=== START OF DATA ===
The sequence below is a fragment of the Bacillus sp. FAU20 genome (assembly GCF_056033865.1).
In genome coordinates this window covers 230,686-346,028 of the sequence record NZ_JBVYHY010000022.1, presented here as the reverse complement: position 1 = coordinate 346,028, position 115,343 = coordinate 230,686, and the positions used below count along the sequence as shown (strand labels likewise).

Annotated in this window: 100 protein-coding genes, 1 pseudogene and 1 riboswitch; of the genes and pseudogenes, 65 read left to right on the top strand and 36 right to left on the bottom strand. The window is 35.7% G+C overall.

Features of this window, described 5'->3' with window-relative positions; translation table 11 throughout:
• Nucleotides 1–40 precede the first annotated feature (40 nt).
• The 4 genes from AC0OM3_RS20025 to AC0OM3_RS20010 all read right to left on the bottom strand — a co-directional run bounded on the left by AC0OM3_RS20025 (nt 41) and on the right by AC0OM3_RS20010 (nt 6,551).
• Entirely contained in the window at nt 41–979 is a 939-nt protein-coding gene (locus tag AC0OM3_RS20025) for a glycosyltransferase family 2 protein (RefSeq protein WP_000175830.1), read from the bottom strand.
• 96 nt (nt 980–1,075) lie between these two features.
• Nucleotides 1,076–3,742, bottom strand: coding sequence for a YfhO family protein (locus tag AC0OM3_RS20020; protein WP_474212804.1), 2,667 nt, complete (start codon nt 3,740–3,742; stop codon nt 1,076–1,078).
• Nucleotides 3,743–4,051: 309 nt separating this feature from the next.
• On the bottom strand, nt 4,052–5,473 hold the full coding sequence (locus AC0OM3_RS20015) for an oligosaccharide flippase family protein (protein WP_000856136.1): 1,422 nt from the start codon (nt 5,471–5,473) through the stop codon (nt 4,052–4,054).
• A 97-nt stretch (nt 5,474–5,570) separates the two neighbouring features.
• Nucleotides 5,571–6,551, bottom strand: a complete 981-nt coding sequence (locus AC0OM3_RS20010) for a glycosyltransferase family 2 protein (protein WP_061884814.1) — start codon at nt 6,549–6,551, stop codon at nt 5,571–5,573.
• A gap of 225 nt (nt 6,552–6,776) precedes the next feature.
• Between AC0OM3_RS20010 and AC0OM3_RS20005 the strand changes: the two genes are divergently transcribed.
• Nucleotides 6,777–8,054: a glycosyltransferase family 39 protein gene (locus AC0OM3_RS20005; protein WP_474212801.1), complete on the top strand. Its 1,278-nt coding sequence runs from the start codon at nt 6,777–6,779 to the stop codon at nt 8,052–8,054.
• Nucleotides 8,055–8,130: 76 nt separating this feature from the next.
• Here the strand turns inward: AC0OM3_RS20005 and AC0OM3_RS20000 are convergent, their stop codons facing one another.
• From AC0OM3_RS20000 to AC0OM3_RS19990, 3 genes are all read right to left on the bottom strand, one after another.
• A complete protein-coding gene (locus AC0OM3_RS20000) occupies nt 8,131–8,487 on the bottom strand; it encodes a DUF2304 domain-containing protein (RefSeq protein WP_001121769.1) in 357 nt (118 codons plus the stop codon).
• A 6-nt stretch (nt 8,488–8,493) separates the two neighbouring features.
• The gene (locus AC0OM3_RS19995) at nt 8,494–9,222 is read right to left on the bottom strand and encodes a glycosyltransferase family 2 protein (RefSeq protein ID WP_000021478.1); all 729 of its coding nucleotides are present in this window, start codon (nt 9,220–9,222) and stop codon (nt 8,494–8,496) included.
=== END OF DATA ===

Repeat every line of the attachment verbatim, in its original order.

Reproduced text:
The sequence below is a fragment of the Bacillus sp. FAU20 genome (assembly GCF_056033865.1).
In genome coordinates this window covers 230,686-346,028 of the sequence record NZ_JBVYHY010000022.1, presented here as the reverse complement: position 1 = coordinate 346,028, position 115,343 = coordinate 230,686, and the positions used below count along the sequence as shown (strand labels likewise).

Annotated in this window: 100 protein-coding genes, 1 pseudogene and 1 riboswitch; of the genes and pseudogenes, 65 read left to right on the top strand and 36 right to left on the bottom strand. The window is 35.7% G+C overall.

Features of this window, described 5'->3' with window-relative positions; translation table 11 throughout:
• Nucleotides 1–40 precede the first annotated feature (40 nt).
• The 4 genes from AC0OM3_RS20025 to AC0OM3_RS20010 all read right to left on the bottom strand — a co-directional run bounded on the left by AC0OM3_RS20025 (nt 41) and on the right by AC0OM3_RS20010 (nt 6,551).
• Entirely contained in the window at nt 41–979 is a 939-nt protein-coding gene (locus tag AC0OM3_RS20025) for a glycosyltransferase family 2 protein (RefSeq protein WP_000175830.1), read from the bottom strand.
• 96 nt (nt 980–1,075) lie between these two features.
• Nucleotides 1,076–3,742, bottom strand: coding sequence for a YfhO family protein (locus tag AC0OM3_RS20020; protein WP_474212804.1), 2,667 nt, complete (start codon nt 3,740–3,742; stop codon nt 1,076–1,078).
• Nucleotides 3,743–4,051: 309 nt separating this feature from the next.
• On the bottom strand, nt 4,052–5,473 hold the full coding sequence (locus AC0OM3_RS20015) for an oligosaccharide flippase family protein (protein WP_000856136.1): 1,422 nt from the start codon (nt 5,471–5,473) through the stop codon (nt 4,052–4,054).
• A 97-nt stretch (nt 5,474–5,570) separates the two neighbouring features.
• Nucleotides 5,571–6,551, bottom strand: a complete 981-nt coding sequence (locus AC0OM3_RS20010) for a glycosyltransferase family 2 protein (protein WP_061884814.1) — start codon at nt 6,549–6,551, stop codon at nt 5,571–5,573.
• A gap of 225 nt (nt 6,552–6,776) precedes the next feature.
• Between AC0OM3_RS20010 and AC0OM3_RS20005 the strand changes: the two genes are divergently transcribed.
• Nucleotides 6,777–8,054: a glycosyltransferase family 39 protein gene (locus AC0OM3_RS20005; protein WP_474212801.1), complete on the top strand. Its 1,278-nt coding sequence runs from the start codon at nt 6,777–6,779 to the stop codon at nt 8,052–8,054.
• Nucleotides 8,055–8,130: 76 nt separating this feature from the next.
• Here the strand turns inward: AC0OM3_RS20005 and AC0OM3_RS20000 are convergent, their stop codons facing one another.
• From AC0OM3_RS20000 to AC0OM3_RS19990, 3 genes are all read right to left on the bottom strand, one after another.
• A complete protein-coding gene (locus AC0OM3_RS20000) occupies nt 8,131–8,487 on the bottom strand; it encodes a DUF2304 domain-containing protein (RefSeq protein WP_001121769.1) in 357 nt (118 codons plus the stop codon).
• A 6-nt stretch (nt 8,488–8,493) separates the two neighbouring features.
• The gene (locus AC0OM3_RS19995) at nt 8,494–9,222 is read right to left on the bottom strand and encodes a glycosyltransferase family 2 protein (RefSeq protein ID WP_000021478.1); all 729 of its coding nucleotides are present in this window, start codon (nt 9,220–9,222) and stop codon (nt 8,494–8,496) included.